THE Home Office may be forced into an embarrassing climbdown from a ruling that farmers growing hemp should be vetted for criminality and charged up to £1,500 for a licence under the Misuse of Drugs Act.
Defra's new attempt to slash bureaucracy, the Task Force on Farming Regulation, has promised an early review of the decision, which was brought quietly into force towards the end of 2010, the Yorkshire Post has been told. And MPs are picking up on farmers' complaints that the regulation is pointless.
Hemp grown for fibre and oils is the same plant, cannabis sativa, that produces hashish and marijuana in hot climates. But the strains used have a next-to-nothing content of the drug concerned, THC, when grown outdoors in the UK.
A farmer told the Yorkshire Post: "There were a few raids on hemp fields when people started growing it. But people quickly discovered they would die of smoke inhalation before they got anything out of it. And the THC content is so small, you would need a huge plant to extract it industrially."
Defra scientists carry out random sampling of THC content, as part of the inspection regime for farm support payments, and the farmers point out there has never been a case of drugs being grown under the disguise of industrial hemp in this country. Almost all convictions relate to hothouse production of cannabis.
Nick Voase grows and processes 300 acres of hemp at Beswick, near Driffield. For seven years, he got a free licence from the Home Office – and the biggest processor in England, Hemp Technology of Suffolk, had an umbrella licence which covered all its growers.
But since last year, all the farmers have been required to pay around 500 for a new licence, including nearly 100 for a check with the Criminal Records Bureau, valid for three years, plus 326 for licence renewals and nearly 1,000 extra if the Home Office selects them for inspection.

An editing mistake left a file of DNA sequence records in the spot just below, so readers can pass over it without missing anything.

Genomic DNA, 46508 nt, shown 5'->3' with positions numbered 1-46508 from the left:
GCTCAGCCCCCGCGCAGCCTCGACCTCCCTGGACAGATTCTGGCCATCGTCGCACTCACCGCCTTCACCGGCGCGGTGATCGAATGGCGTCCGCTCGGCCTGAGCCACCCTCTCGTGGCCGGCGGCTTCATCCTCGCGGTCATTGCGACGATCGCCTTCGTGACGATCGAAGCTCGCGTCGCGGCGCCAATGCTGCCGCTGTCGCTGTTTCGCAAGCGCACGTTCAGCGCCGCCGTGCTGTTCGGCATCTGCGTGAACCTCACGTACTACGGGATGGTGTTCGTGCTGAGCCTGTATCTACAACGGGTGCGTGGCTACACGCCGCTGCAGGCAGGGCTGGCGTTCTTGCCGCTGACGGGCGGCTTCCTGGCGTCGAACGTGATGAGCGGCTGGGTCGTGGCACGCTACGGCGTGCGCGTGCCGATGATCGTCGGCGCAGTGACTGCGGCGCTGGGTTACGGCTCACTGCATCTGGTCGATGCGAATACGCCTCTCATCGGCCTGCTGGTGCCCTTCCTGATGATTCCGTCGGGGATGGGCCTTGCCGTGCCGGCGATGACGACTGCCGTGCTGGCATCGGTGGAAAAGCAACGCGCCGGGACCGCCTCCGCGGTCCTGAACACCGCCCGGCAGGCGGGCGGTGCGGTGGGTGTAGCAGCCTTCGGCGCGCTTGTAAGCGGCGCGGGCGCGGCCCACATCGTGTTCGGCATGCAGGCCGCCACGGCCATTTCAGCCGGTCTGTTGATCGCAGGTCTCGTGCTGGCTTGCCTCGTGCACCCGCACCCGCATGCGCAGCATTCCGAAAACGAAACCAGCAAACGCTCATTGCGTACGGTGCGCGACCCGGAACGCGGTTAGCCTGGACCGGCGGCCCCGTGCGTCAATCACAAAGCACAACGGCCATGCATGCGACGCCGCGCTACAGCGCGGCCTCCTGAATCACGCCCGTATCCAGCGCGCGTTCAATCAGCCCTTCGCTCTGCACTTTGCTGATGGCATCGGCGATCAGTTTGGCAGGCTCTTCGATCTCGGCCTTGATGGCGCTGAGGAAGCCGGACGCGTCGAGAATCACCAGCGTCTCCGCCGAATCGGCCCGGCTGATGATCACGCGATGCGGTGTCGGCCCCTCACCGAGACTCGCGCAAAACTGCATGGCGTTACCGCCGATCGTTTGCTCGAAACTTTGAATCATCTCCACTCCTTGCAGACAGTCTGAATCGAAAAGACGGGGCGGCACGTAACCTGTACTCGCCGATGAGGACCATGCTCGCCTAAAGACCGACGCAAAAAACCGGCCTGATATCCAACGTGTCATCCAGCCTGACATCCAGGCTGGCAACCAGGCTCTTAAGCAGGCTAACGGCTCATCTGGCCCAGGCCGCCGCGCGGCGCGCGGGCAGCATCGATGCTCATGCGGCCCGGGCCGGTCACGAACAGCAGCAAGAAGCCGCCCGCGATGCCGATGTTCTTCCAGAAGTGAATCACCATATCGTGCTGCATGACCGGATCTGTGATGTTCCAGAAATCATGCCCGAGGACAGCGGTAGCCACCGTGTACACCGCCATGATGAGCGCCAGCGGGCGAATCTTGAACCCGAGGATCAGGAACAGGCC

At first, the Home Office was also asking for secure fencing around the fields, although it seems to have dropped this requirement.
Mr Voase said: "It's an unfair and unnecessary charge on a legitimate business. And it takes quite a lot of time. It would certainly be an obstacle if one of my neighbours wanted to plant 25 acres to chip in."
Bedmaker Harrison Spinks has a Tadcaster area farm producing hemp to replace imported cotton in mattresses and there is a developing market for hemp matting as a growing medium for seedlings – and growers are under Defra pressure to find alternatives to peat.
The NFU's lead officer on the subject, Ruth Digby, says potential for the crop is "exciting" and there is a danger of customers buying French imports if the Home Office discourages home hemp production.
No other EU country bothers about the remote possibility of misuse of the crop.
The Home Office said: "We have re-introduced fees for licences to fund improvements to the service. The money will help to improve application times and quality of service."
Staging a comeback
Hemp used to be a staple British crop, used for all sorts – including most of the rigging on sailing ships.
The word canvas derives from the description cannabaceous for the sailcloth it made.
It has been making a comeback since the early 1990s, with industry turning away from synthetics derived from oil. Now it is used in building blocks, insulation, animal bedding, industrial oils and health foods and the internal panels on the BMW 5 and 3 series.